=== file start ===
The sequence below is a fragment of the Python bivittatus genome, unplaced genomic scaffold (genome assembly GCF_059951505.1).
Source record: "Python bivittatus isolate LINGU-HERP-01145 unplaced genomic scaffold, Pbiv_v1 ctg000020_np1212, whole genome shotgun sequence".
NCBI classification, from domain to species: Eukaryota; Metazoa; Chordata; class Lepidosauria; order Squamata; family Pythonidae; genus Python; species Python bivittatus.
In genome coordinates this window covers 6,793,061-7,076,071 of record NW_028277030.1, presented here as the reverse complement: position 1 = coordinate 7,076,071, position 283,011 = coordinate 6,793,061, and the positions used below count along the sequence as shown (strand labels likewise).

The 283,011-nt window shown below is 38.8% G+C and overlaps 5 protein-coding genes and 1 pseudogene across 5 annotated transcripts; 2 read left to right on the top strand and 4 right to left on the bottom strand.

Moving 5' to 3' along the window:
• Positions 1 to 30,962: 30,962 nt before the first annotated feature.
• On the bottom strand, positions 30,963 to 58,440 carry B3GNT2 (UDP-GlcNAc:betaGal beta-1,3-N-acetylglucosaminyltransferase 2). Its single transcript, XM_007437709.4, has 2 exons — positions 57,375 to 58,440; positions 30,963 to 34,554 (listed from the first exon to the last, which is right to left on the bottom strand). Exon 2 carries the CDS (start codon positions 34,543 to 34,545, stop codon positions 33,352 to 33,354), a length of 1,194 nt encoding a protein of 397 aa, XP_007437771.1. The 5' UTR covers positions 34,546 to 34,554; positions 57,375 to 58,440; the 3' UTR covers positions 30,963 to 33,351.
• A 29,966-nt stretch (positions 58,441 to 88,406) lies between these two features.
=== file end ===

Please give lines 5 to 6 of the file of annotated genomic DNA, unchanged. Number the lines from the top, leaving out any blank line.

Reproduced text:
The 283,011-nt window shown below is 38.8% G+C and overlaps 5 protein-coding genes and 1 pseudogene across 5 annotated transcripts; 2 read left to right on the top strand and 4 right to left on the bottom strand.

Moving 5' to 3' along the window: